Here’s a link to the whole article …

Interesting that Sid Wolfe and Public Citizen oppose user fees on the grounds and wants the government pay for all clinical trial and drug application review work to insure objectivity but has no problem charging people for info on its “Worst Pills, Best Pills” website or for the book by the same name as part of it’s noble effort to keep people from unsafe and deadly drugs. You would think such a high-minded group dedicated to such humane purpose would make the website and book a freebie….or hand the project over to the FDA free of charge. It would make the scaremongering garbage any more reliable but at least it would make the increasingly irrelevant and repetitive Sid Vicious consistent for change.

Suzanne Sataline’s article “ADHD Study May Renew Debate” does a disservice to parents and patients everywhere dealing with ADHD by doing a poor job of placing the relative risks and benefits of medication for the illness in proper context. The study you cite fails to distinguish, for example, between different medications and between extended and regular release medications. Randomized clinical trials show that patients taking extended release stimulants are less likely to the ER than those using three times a daily formulations. Then too, the study ignores the fact that children with ADHD are more likely to use the ER than children without. Most troubling, you ignore the fact the the incidence of adverse events with such medications is extremely low compared to other widely used medications. For example, aspirin and other painkillers are associated with 117,000 hospitalizations and thousands of deaths each year. By comparison children diagnosed with ADHD are no more likely to be sent to the ER than children without the illness, a point your article fails to make. Ultimately Sataline’s article — and the study upon which it was based — was structured to scare, not inform.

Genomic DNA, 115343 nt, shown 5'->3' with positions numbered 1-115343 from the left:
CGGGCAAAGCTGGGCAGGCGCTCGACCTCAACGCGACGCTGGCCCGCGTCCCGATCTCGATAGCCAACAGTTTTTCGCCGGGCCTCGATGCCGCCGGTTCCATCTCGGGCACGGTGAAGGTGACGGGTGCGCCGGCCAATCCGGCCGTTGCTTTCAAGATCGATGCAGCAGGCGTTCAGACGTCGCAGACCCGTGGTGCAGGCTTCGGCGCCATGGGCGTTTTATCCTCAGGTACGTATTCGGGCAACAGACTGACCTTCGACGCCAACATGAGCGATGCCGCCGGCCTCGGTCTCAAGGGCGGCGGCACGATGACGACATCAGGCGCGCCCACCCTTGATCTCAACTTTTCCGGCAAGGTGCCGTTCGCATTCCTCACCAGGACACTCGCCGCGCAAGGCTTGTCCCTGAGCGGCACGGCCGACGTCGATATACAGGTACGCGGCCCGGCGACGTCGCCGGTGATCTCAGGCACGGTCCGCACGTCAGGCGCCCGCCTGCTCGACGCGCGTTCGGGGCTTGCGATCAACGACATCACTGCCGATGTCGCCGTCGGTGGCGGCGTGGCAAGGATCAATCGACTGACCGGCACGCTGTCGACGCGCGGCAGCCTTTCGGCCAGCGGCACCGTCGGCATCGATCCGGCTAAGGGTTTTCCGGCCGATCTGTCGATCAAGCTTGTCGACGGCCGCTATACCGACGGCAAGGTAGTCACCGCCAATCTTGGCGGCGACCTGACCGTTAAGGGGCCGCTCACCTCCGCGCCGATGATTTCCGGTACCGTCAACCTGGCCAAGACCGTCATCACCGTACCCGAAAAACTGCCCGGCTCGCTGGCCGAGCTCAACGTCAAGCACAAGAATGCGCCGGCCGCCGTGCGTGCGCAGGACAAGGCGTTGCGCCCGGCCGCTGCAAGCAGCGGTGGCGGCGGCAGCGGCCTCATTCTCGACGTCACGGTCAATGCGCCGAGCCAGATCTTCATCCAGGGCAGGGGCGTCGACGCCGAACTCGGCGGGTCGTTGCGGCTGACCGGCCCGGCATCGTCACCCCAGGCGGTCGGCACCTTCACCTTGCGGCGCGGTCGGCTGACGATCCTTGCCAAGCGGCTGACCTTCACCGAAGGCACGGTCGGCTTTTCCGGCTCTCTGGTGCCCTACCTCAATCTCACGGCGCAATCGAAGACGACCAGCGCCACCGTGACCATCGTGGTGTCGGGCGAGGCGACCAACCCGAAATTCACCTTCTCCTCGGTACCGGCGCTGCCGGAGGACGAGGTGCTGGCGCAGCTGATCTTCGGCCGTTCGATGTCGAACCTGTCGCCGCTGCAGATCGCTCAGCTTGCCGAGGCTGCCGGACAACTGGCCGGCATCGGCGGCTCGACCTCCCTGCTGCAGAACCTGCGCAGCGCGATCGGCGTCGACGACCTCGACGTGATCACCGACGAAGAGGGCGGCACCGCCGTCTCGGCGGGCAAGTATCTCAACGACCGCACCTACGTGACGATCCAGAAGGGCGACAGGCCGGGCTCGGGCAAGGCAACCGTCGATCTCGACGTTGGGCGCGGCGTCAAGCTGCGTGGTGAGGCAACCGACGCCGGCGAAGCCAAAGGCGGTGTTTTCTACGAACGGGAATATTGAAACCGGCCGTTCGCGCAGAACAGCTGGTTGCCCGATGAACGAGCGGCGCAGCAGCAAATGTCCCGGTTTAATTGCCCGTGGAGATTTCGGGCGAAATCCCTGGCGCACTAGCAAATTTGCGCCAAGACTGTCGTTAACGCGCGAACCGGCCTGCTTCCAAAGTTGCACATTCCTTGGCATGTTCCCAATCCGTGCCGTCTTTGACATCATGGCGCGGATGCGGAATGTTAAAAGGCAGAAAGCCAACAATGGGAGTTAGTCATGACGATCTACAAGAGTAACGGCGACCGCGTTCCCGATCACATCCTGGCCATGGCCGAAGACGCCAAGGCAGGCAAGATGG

“Based on what you know or have heard …”

58% of people in a new Wall Street Journal Online/Harris Interactive health-care poll (conducted online May 12-16) said that, “based on what you know or have heard,” the FDA does a fair or poor job ensuring the safety and efficacy of new prescription drugs, while 36% said the agency does a good or excellent job.

Based on what you know or have heard.

Two years ago, the numbers were reversed: then, 56% felt the FDA did a good or excellent job in the ensuring safety and efficacy of new prescription drugs, while 37% felt the agency did a fair or poor job in this regard.

Based on what you know or have heard.